Published: April 27th 2012April 5th 2012
K- Tokyo is home to 35 million people so I was expecting chaos when we arrived there. However, it is also built for 35 million people with wide roads and pavements so surprisingly we never felt the craziness I expected. Even at Shibuya junction, the worlds busiest cross street which services 100,000 people an hour (!) it did not feel that busy - probably because the zebra crossing was about 15 feet wide.
Although we spent some time exploring the city and enjoying the neon displays our visit to Tokyo turned out to be all about cherry blossoms and of course hanami - cherry blossom parties. We had arrived in Japan at prime time but the season was late and I was increasingly worried that we were going to miss out. Every place we visited we were tantalized by little buds but no actual blossoms. It was getting pretty desparate and I was threatening to spend our final Saturday on the train back down South where the season was well under way.
But phew- the blossoms finally emerged with a bang just as we arrived in Tokyo and it was party time! The flowers themselves are stunning - hanging
like snowflakes everywhere. However the real point of cherry blossom season is what happens to the Japanese people....they basically let loose.
On Thursday we headed off to Ueno Park - THE spot for hanami and we couldn't believe our eyes. There were picnicers everywhere and many of them had certainly been enjoying the festivities. Whilst we had met many wonderful and friendly people in Japan this was the first time we had seen a 70 year old man hugging a tree so as not to fall down.....and he was not alone! Unfortunately / fortunately, depending on your perspective, karaoke has now been banned from the park so it was relatively quiet, just filled with a great buzz and lots of laughter.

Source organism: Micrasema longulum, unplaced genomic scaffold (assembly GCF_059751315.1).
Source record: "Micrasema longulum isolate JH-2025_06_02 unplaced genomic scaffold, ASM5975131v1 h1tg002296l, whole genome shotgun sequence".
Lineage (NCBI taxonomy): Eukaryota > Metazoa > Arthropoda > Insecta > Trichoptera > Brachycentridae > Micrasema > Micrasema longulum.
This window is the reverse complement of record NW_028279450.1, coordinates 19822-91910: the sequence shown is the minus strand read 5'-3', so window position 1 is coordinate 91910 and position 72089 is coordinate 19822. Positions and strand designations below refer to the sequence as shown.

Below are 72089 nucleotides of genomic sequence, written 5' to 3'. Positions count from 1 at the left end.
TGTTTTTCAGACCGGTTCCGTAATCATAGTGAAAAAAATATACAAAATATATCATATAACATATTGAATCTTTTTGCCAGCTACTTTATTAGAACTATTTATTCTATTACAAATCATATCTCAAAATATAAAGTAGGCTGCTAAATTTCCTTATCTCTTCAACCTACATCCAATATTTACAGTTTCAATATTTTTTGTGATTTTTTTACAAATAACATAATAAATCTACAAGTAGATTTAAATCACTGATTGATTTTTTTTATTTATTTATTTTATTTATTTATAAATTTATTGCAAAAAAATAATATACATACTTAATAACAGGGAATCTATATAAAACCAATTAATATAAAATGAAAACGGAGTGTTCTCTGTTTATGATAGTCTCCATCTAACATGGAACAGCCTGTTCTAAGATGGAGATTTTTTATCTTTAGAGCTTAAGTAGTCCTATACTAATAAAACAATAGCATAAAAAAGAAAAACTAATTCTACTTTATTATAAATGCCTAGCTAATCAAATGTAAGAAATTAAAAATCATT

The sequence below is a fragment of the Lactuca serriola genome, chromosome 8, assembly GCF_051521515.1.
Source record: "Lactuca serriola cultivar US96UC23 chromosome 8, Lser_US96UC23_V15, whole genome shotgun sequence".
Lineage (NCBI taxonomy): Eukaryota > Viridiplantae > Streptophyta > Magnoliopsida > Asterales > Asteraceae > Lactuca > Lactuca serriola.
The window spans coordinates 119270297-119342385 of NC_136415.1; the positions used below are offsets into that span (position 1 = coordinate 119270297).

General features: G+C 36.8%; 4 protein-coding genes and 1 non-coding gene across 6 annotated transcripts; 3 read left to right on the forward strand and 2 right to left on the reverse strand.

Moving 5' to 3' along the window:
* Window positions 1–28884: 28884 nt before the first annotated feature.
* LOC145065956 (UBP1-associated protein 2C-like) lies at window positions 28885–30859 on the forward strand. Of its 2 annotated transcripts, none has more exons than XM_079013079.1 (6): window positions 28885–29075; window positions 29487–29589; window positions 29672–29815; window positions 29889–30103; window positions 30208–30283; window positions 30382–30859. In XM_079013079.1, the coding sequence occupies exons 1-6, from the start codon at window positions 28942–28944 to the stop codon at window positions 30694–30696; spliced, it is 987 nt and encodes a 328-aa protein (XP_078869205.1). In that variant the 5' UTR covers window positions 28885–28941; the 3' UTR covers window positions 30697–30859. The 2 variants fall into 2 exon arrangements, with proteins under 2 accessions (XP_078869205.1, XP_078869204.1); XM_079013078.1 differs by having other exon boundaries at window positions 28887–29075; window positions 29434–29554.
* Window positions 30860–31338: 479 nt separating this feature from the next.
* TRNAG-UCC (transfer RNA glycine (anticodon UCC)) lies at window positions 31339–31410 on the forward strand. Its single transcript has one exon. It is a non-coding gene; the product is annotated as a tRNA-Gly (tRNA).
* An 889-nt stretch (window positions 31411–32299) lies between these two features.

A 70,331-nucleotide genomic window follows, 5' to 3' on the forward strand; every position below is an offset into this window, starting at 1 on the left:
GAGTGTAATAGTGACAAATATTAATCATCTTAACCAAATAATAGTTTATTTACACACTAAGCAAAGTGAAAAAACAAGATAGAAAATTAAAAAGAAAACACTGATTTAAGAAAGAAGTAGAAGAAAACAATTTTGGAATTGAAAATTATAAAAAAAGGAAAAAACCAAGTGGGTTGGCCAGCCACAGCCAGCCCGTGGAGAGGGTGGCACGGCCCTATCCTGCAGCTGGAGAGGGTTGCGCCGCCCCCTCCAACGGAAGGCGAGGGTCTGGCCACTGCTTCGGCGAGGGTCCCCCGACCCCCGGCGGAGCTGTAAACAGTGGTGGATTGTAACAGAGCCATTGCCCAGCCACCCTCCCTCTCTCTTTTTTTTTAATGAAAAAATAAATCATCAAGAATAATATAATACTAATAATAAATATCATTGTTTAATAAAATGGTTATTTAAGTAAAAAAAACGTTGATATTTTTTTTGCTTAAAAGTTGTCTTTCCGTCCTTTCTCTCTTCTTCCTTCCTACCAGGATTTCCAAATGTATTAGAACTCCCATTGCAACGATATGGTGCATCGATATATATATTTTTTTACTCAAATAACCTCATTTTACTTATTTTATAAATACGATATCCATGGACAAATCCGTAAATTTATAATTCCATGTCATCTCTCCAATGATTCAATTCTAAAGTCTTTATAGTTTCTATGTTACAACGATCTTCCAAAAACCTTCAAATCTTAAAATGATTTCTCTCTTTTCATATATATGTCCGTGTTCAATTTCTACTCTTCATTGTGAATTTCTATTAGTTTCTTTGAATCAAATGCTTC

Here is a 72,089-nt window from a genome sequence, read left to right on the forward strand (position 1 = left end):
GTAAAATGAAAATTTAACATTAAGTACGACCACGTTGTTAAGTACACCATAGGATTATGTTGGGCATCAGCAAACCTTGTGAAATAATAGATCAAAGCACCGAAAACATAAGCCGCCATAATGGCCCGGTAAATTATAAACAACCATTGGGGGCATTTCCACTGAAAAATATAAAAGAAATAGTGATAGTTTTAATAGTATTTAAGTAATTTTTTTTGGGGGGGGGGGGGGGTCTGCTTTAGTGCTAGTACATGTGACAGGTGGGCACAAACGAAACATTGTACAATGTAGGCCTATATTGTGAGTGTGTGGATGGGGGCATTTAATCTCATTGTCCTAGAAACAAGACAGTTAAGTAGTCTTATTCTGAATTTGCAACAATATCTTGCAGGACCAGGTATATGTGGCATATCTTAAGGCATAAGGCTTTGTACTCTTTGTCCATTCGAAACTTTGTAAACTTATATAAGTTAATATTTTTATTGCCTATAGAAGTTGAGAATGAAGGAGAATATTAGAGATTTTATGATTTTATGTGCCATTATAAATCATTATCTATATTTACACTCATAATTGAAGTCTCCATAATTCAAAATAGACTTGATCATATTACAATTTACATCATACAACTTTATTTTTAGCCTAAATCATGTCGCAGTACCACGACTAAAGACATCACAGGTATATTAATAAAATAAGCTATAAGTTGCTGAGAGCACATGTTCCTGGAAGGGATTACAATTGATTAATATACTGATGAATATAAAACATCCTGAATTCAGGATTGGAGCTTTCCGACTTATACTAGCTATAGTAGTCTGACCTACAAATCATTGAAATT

As the afternoon progressed we saw the older groups head off home to be replaced by groups of business people and couples. It was a little little surreal seeing the usually so serious (at least to our eyes) dark suited, salarymen sitting on blue tarpaulins drinking sake with their colleagues but on the "if you cant beat them, join them" principle we bought a few sandwiches and beers ourselves and sat under the beautiful white and pink
blossoms people watching as the sun set and the lanterns lit up. A great evening.
The following night we headed off to the suburbs of Tokyo. We had met Ichero in our hostel in Aso a couple of weeks earlier and he had invited us to his home for a hanami. He had also invited a couple of Swiss travelers and we had a great time barbecuing under the cherry tree chatting (or trying to) with with his family, friends and neighbors. Ichero travels alot and when in Tokyo he bases himself at his parents house - they are certainly a very tolerant couple as the evening ended with 6 of us plus Ichero sleeping on futons in their lounge.
The following day was our final day in Japan and indeed our final day in Asia. There were several things we could have done but we couldn't resist the lure of the blossom and so after a bit of light gift shopping we headed back to Ueno park. And we couldn't believe our eyes. It had been busy on the Thursday but now it was mobbed. There were people everywhere, many in fancy dress and all partying like
it was 1999! Now I believed there were 35 million people in Tokyo - it felt like they were all in Ueno park having a picnic! Fabulous. We found a couple of feet of grass, threw down our coats and enjoyed our 3rd hanami! Please scroll down for more photos
There are more photos below